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Innovative approaches to professional development
Symposium Organiser: Janet Macdonald
Professional development at university is traditionally delivered through events, which might be complemented by texts or websites. However the challenge is to ensure that staff engage with the materials, and carry away something which is of value, and which can be embedded into practice when the practitioner is faced with a host of competing priorities. In the field of academic development, although not necessarily online, Boud (1999) has underlined the significance of approaches which are of obvious relevance to staff because they are situated or embedded within the working practices, and peer learning has clear benefits in this regard. In this context Knight, Tait and Yorke (2006) describe the relevance of Engestrom’s (2001) activity system, which provides a graphic illustration of the interplay between the specialist in educational development, the practitioner who might learn how to enhance their practice, and a range of influences including the people with whom they work, departmental policies, tools to cast understanding into practical shapes, and the division of labour within the department.
Knight, Tait and Yorke described two studies of professional development at the Open University (UK) which were undertaken in 2004. They showed that while more formal approaches were involved where staff were expected to take on a specific role, non-formal and social learning, including “on-the-job” learning, conversations with colleagues and their own experiences as students had dominated the process of general professional formation. Such findings provide food for thought: clearly the process of embedding theory into good practice can be problematic and does not simply depend on the effective design of a professional development seminar.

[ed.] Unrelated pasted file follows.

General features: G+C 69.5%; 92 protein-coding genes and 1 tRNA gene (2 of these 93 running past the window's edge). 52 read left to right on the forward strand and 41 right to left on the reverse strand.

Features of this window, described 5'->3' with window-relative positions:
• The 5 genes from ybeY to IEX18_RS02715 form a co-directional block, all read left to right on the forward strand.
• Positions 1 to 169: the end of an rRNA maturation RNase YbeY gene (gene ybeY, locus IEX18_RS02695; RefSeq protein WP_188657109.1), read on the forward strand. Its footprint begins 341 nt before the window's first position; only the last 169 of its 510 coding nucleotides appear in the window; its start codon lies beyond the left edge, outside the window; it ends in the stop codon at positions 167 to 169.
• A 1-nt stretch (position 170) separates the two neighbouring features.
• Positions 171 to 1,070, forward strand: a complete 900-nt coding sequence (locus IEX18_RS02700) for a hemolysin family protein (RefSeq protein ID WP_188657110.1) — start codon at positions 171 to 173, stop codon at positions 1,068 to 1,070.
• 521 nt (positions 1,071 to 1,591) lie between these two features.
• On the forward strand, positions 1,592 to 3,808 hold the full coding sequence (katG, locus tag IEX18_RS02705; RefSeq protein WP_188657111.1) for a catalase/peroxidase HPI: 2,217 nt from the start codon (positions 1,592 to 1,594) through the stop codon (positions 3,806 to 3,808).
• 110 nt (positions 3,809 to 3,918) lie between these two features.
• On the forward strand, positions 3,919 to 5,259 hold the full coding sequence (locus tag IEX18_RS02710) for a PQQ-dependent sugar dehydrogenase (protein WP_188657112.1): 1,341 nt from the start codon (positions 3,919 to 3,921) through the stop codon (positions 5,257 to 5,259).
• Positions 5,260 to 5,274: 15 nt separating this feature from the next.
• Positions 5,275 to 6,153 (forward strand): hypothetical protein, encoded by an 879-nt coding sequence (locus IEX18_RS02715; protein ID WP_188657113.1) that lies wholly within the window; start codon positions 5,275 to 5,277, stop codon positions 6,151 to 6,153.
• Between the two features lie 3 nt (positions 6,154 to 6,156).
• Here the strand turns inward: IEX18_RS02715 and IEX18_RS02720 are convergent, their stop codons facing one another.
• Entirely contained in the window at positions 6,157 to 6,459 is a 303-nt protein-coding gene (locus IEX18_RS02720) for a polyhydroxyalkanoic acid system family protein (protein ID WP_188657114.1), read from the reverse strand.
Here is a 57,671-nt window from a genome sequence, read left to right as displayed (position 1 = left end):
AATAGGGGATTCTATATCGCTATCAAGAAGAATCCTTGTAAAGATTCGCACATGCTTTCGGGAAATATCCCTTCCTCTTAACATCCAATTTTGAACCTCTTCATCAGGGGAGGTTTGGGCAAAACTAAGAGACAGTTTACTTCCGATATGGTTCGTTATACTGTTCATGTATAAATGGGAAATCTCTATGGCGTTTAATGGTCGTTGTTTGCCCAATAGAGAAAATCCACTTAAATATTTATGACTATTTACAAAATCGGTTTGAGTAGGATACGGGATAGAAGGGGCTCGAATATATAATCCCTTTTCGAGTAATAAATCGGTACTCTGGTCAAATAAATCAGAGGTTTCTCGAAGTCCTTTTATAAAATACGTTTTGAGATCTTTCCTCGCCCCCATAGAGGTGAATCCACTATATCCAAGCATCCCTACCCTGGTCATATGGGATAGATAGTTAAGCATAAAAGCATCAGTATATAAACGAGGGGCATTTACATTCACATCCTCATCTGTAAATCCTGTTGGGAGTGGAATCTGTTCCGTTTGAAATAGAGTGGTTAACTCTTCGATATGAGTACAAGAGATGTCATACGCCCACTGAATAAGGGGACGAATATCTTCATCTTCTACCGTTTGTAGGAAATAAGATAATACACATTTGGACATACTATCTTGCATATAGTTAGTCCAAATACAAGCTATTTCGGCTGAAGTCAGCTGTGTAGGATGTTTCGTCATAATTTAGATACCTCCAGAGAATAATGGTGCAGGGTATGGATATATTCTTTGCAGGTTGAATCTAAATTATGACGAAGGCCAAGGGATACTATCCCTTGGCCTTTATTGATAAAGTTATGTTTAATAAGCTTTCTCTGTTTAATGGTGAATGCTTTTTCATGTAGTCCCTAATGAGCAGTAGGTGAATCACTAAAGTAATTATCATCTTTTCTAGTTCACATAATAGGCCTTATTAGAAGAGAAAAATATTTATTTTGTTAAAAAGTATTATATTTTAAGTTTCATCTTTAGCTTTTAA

The Open University has a long and successful history in high quality distance education which has been underpinned by extensive use of online technologies over the last twenty years. With a rapidly increasingly pace of change, there is a pressing need to keep staff regularly updated with new working practices in learning and teaching. At the same time, the demands of delivering education at scale places specific demands on its staff, who work in ways which may be unfamiliar to traditional campus based institutions. This paper describes the working contexts and communities of staff at the university in order to provide an understanding of the constraints and opportunities for supporting successful professional development both in formal courses and resources and within informal networks.
The Centre for Open Learning in Mathematics, Science, Computing and Technology (COLMSCT) was established to reward teaching excellence and fund practitioner research to develop effective and engaging ways of using new technologies to support students at a distance. In this paper COLMSCT is presented as a case study of professional development through practitioner research in order to illustrate how the theory of experiential learning can help in understanding the processes and outcomes of that professional development.
The Digilab is a creative, informal space which enables Open University staff to experiment with technologies which have the potential to enhance learning. A series of ‘Digiquests” were developed which require staff to use a variety of accessible devices and immersive environments to support reflective learning. The resulting activities form a suite of self paced and collaborative opportunities to encounter some of the key issues, constraints and possibilities for developing technology enhanced experiential learning for learners and practitioners within a safe and neutral space.
Finally we describe a case study of two short online courses at the Open University which set out to provide professional development in online communities of distance tutors. They operate at scale: in 2009, 1000 staff have participated in the courses. The course design on both courses have in different ways supported experiential learning with opportunities for discussion and peer support, while at the same time offering some flexibility in participation. The paper discusses some of the lessons we have learnt from participants on the reasons for the success of these initiatives and the factors influencing effective engagement.